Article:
Sunday, November 7, 2010

Président Wyclef Jean: Désastre complaint et total pour Haïti?

I wrote this back in August of 2010 and just never posted or sent it anywhere...

Wyclef Jean, Haiti’s much-loved son has declared his candidacy for President of Haiti. Let me say first that I am not a political scientist nor am I an economist. What I am however, is a Haitian-American who loves Haiti. The January 2010 earthquake that flattened much of Haiti, displaced millions, and killed countless people has been a source of great pain for all of us who are of Haitian decent.

The obvious question is what can Wyclef Jean actually DO for Haiti? I’m afraid that the answer is not very much. I am not questioning Mr. Jean’s intent, intellect or integrity. I am merely pointing what should have been obvious to Jean and his advisors.

He has no real solid significant business experience. Like say a Jay Z or P. Diddy. Both of whom run successful, profitable companies. What is it about Jean which makes him qualified for such an enormous undertaking? Nothing. Yele (Jean’s organization) has had run ins with IRS. Jean, personally, owes the IRS 2.1 million dollars. THIS is who should run Haiti? Someone who is unable to handle his personal finances? The finances of his non-profit organization? Why are the standards of Haiti so low? Does Haiti not deserve the very best? Finally? Wyclef is the BEST that we can do?

With all due respect to Mr. Jean, he is not fluent in the languages of Haiti. He does not speak, read or write in French and his Creole is rudimentary at best. How will he communicate with his cabinet? The situation in Haiti cannot wait to be dealt with while her leader participates in Rosetta Stone. Mr. Jean’s assertion that Haiti’s past President’s have been French speakers who have not accomplished much is well taken. Haiti has a long history of corrupt governments, taking advantage of their power and access. I also agree that Haitians should speak English. English is the official language of the world. However, and while it pains me to say this, Mr. Jean himself, is not articulate. Listening to him engage with CNN’s Wolf Blizter was, frankly, embarrassing.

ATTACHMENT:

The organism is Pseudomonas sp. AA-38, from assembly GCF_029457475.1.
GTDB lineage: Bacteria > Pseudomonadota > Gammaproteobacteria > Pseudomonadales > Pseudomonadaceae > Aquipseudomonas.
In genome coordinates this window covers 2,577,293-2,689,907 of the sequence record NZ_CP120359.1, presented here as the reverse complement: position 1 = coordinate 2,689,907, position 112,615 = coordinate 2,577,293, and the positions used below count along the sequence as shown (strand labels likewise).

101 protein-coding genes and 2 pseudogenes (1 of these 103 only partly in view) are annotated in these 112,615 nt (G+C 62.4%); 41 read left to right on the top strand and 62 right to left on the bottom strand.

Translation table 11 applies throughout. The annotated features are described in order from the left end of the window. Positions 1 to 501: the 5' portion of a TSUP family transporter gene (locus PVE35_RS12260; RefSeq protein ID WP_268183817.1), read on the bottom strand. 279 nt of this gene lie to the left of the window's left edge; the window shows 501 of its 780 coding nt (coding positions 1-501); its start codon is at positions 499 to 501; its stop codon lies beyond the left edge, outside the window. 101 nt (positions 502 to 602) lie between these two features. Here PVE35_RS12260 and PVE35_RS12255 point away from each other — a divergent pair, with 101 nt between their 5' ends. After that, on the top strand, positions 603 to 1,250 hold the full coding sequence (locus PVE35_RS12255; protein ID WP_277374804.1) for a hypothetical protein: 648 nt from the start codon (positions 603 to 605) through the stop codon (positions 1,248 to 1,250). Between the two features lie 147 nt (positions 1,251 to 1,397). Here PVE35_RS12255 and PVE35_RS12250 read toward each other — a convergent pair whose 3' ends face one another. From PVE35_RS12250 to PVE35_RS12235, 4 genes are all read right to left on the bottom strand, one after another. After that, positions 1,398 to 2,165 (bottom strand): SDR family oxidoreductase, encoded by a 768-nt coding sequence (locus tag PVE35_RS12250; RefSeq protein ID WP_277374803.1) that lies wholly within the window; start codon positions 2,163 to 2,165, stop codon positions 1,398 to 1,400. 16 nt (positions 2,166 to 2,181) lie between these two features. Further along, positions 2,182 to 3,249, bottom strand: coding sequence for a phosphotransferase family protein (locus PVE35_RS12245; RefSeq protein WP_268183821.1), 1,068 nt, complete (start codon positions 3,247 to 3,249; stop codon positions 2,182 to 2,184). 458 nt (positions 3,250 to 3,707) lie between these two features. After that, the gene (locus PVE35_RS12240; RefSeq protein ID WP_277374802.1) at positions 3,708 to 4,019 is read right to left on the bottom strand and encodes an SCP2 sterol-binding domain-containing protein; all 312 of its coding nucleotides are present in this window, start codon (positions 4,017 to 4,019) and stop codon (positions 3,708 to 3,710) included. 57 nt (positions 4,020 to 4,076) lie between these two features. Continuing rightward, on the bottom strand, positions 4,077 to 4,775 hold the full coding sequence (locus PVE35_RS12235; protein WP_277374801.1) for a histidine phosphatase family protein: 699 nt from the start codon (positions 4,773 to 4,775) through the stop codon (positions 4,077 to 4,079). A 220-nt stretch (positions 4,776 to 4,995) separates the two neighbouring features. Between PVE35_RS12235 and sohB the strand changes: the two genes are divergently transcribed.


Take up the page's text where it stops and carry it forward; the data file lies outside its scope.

Haiti’s problems are real. And they are serious. This goes way beyond, Haitian pride. Every single Haitian person felt a swell of pride when the Fugees won their first Grammy. It was empowering to see Wyclef accepting his award wrapped in the Haitian Flag. However, let me clear and say that in my opinion, running for, and becoming, President is not an extension of “repping” for Haiti.


Haiti is plagued with social, political, economical and environmental problems. If that was not bad enough, January’s earthquake has left the island crippled. What Haiti needs is someone with real experience. Someone well versed in economics, business or law. As important as music and art are to the identity of a country, music won’t get Haiti out of the mess that she is in. Mr. Jean’s popularity is not the answer.

While debating this very issue with a friend of mine, she pointed out that two recent US presidents have been an actor and a peanut farmer. Prior to becoming President, Jimmy Carter, served as a Georgia State Senator, and went on to serve as Governor of the same state. Prior to his presidency, Mr. Regan served as Vice-President and President of the Screen Actors Guild (SAG). He then went on to become Governor of California. It is suffice to say that these were not your ordinary peanut farmer and actor.

Haiti has seen its share of “traditional” politicians, which haven’t worked. The presidents of Haiti have had had various types backgrounds, from Agronomists to Economists from Doctors to Ne'er-do-wells.

This is it. This is Haiti’s chance to make a fresh start. This Haiti’s opportunity, to finally make her way to social and economical success. Though it might not appear to be so, there are rules to declaring ones candidacy in Haiti. You have to prove that you have been a resident of Haiti for at least five years. Has Jean been en residence? He has not. While I am sure he will have people to vouch for his residence, should we really start out Haiti’s new start on the wrong foot?

If Mr. Jean truly wants what is best for Haiti, if he will bow out gracefully and participate in the process at a respectable distance

No comments:

Post a Comment